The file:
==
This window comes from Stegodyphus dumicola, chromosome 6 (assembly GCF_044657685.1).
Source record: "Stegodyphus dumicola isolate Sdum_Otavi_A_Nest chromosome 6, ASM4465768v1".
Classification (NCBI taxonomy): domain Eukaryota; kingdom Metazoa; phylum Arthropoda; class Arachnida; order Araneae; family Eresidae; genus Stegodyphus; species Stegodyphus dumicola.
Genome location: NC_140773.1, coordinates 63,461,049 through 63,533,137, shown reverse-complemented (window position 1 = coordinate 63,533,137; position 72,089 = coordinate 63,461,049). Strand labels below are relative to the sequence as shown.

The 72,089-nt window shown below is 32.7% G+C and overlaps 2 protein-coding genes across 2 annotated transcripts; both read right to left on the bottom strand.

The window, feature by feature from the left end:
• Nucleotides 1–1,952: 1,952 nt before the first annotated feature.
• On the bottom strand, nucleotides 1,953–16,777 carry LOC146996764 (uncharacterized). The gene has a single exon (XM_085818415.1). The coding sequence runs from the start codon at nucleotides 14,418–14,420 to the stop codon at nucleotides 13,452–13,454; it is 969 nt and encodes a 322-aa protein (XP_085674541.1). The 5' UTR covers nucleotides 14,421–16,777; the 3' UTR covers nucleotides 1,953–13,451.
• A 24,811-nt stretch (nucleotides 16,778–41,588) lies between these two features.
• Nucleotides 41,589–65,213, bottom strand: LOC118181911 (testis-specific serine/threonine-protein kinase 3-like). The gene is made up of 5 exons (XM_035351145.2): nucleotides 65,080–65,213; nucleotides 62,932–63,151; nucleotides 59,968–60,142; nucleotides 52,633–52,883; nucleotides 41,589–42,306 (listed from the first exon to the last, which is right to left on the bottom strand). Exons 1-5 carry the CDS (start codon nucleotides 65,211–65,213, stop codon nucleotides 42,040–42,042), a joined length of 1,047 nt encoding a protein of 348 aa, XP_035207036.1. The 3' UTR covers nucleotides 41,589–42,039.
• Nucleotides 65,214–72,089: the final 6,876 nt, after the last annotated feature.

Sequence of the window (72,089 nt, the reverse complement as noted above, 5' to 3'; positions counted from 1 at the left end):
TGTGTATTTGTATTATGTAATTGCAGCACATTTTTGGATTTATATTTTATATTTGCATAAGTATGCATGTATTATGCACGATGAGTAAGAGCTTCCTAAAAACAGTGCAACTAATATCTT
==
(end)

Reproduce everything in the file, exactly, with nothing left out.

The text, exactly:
This window comes from Stegodyphus dumicola, chromosome 6 (assembly GCF_044657685.1).
Source record: "Stegodyphus dumicola isolate Sdum_Otavi_A_Nest chromosome 6, ASM4465768v1".
Classification (NCBI taxonomy): domain Eukaryota; kingdom Metazoa; phylum Arthropoda; class Arachnida; order Araneae; family Eresidae; genus Stegodyphus; species Stegodyphus dumicola.
Genome location: NC_140773.1, coordinates 63,461,049 through 63,533,137, shown reverse-complemented (window position 1 = coordinate 63,533,137; position 72,089 = coordinate 63,461,049). Strand labels below are relative to the sequence as shown.

The 72,089-nt window shown below is 32.7% G+C and overlaps 2 protein-coding genes across 2 annotated transcripts; both read right to left on the bottom strand.

The window, feature by feature from the left end:
• Nucleotides 1–1,952: 1,952 nt before the first annotated feature.
• On the bottom strand, nucleotides 1,953–16,777 carry LOC146996764 (uncharacterized). The gene has a single exon (XM_085818415.1). The coding sequence runs from the start codon at nucleotides 14,418–14,420 to the stop codon at nucleotides 13,452–13,454; it is 969 nt and encodes a 322-aa protein (XP_085674541.1). The 5' UTR covers nucleotides 14,421–16,777; the 3' UTR covers nucleotides 1,953–13,451.
• A 24,811-nt stretch (nucleotides 16,778–41,588) lies between these two features.
• Nucleotides 41,589–65,213, bottom strand: LOC118181911 (testis-specific serine/threonine-protein kinase 3-like). The gene is made up of 5 exons (XM_035351145.2): nucleotides 65,080–65,213; nucleotides 62,932–63,151; nucleotides 59,968–60,142; nucleotides 52,633–52,883; nucleotides 41,589–42,306 (listed from the first exon to the last, which is right to left on the bottom strand). Exons 1-5 carry the CDS (start codon nucleotides 65,211–65,213, stop codon nucleotides 42,040–42,042), a joined length of 1,047 nt encoding a protein of 348 aa, XP_035207036.1. The 3' UTR covers nucleotides 41,589–42,039.
• Nucleotides 65,214–72,089: the final 6,876 nt, after the last annotated feature.

Sequence of the window (72,089 nt, the reverse complement as noted above, 5' to 3'; positions counted from 1 at the left end):
TGTGTATTTGTATTATGTAATTGCAGCACATTTTTGGATTTATATTTTATATTTGCATAAGTATGCATGTATTATGCACGATGAGTAAGAGCTTCCTAAAAACAGTGCAACTAATATCTT